I'm a young software developer (2 years in the field). When interviewing, I am often asked to mention recent accomplishments. And to this day I cannot think of more than one example that truly stands out (automating something that was later applied on other projects of the company). I can only think of another achievement but it is not work related (I published a website with some college notes and besides the praise I got for them they became an open source project).

I assume that they are expecting tangible results, something "out of the ordinary", and not just things like "my boss/client said I did a good job" (cannot prove it), "I fixed a bug that was very hard to debug" (it was your job anyway) or "I enhanced an internal tool of the company even when I wasn't asked to do so" (doesn't sound so impressive). Also, while I'd love to mention something like "I gave a talk on so and so", I never had the chance (basically because I don't think I'm an expert on any subject yet).

What do you people say when asked this?

Edit: my ideal answer would be from an interviewer that can show good and bad examples of what to say.

2nd edit: there is a similar question here. I believe that my case is different because the person (a) is an experienced professional, and (b) the answers given aren't relevant to my question.

  • Possible duplicate of How to answer critical non technical questions in an interview
    – gnat
    Commented Jan 5, 2016 at 17:43
  • My company asks this question in the form: "What's something you've done that you're proud of?" If you answer that question when asked about accomplishments, you should be fine.
    – Bobson
    Commented Jan 6, 2016 at 17:55
  • @Bobson yes, I think it's just another way of asking the same thing.
    – maria
    Commented Jan 7, 2016 at 2:57

7 Answers 7




  1. something that has been achieved successfully: "the reduction of inflation was a remarkable accomplishment"

Don't read more into the question than is actually there.

The interviewer will be expecting that you tell them where you were successful; that is, where you achieved the objectives of your role. They will not be expecting that someone with 2 years experience will have taken a company from start-up to IPO, or written code that enabled a manned mission to Mars: It would be nice if some of these were "remarkable" in this way but it is not necessary.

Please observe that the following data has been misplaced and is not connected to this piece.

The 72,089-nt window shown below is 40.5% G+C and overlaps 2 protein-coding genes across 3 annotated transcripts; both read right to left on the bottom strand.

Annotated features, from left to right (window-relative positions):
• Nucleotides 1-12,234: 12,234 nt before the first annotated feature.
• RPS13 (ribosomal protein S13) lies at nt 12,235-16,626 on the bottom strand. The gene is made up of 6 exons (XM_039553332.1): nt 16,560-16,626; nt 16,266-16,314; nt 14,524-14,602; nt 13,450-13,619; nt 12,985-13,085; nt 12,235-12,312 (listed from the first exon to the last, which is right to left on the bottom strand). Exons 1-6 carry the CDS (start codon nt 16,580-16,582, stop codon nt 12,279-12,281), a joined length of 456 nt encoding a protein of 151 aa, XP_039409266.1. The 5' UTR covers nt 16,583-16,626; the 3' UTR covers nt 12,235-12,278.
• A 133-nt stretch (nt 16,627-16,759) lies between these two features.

Simply state some of the objectives of you role and how you accomplished them.

  • +1 - accomplishments can be as simple as "consistently turning out quality work under typical project conditions" - but make sure to list the two outstanding cases, too - in all honesty, most employers want "consistent" over rockstars who might just come up with an app that makes millions and quit...
    – HorusKol
    Commented Jan 5, 2016 at 5:38
  • Dale M: when you say "state objectives of your role and how you accomplished them". I was a developer, there aren't many objectives other than to delevop good software, am I right?
    – maria
    Commented Jan 5, 2016 at 10:33
  • Develop good software, build up your team's knowledge, help your team to improve in different aspects e.g. quality... There can be many aspects to a developer and even though it always comes down to writing good software, there are many things to do to achieve that, both individually and as a team. Learning something (a language, a framework...) can also be seen as an accomplishment, especially if done quickly.
    – Puzzled
    Commented Jan 5, 2016 at 15:21
  • @l19, while I've been a developer, I have also done database administration, network analysis, solution architecture and a whole host of things under the IT umbrella because I had to go from requirements to deployment to administration and thus it can be rather broad to know what was and wasn't done in that role.
    – JB King
    Commented Jan 5, 2016 at 15:34
  • 1
    @l19 the fact that you learned it is an accomplishment, how long it took is just detail
    – Dale M
    Commented Jan 7, 2016 at 3:49

You seem to be framing the question to require things above and beyond the call of duty. That is not really what is being asked.

Rephrase the question in your head to "Tell me about times when you did your previous job particularly well." or "What are you proud of from your previous job?"

Having quantitative results for an answer is desirable, but is not always possible. Good qualitative results can be highlighted effectively as well, as can consistent solid performance.

Considering the examples you cite:

"my boss/client said I did a good job" (cannot prove it),

An answer of "I was given this task, completed it, and boss/client was so impressed that they singled me out for praise." is powerful. So is "I consistently received excellent feedback from boss/client about this function I was performing." Doing your job well enough to earn praise is exactly the kind of thing being asked about.

"I fixed a bug that was very hard to debug" (it was your job anyway)

Same concept. Yes it was your job; nonetheless completing the task is an accomplishment, and if you did it well then it is worth mention.

"I enhanced an internal tool of the company even when I wasn't asked to do so (doesn't sound so impressive).

You are right ... this doesn't sound impressive. If you are proud of it, then rephrase it to sound impressive. Perhaps you can say something like "I identified and implemented an enhancement to an internal tool that saved 100 man hours per month."

  • that saved 100 man hours per month - just to call out this bit, any time you can attach hard numbers to a statement, it makes it sound more impressive. Do this whenever possible (as long as it is honest)
    – Seth R
    Commented Feb 9, 2019 at 4:13

Using your "enhancing a tool" example, here are three variants of that: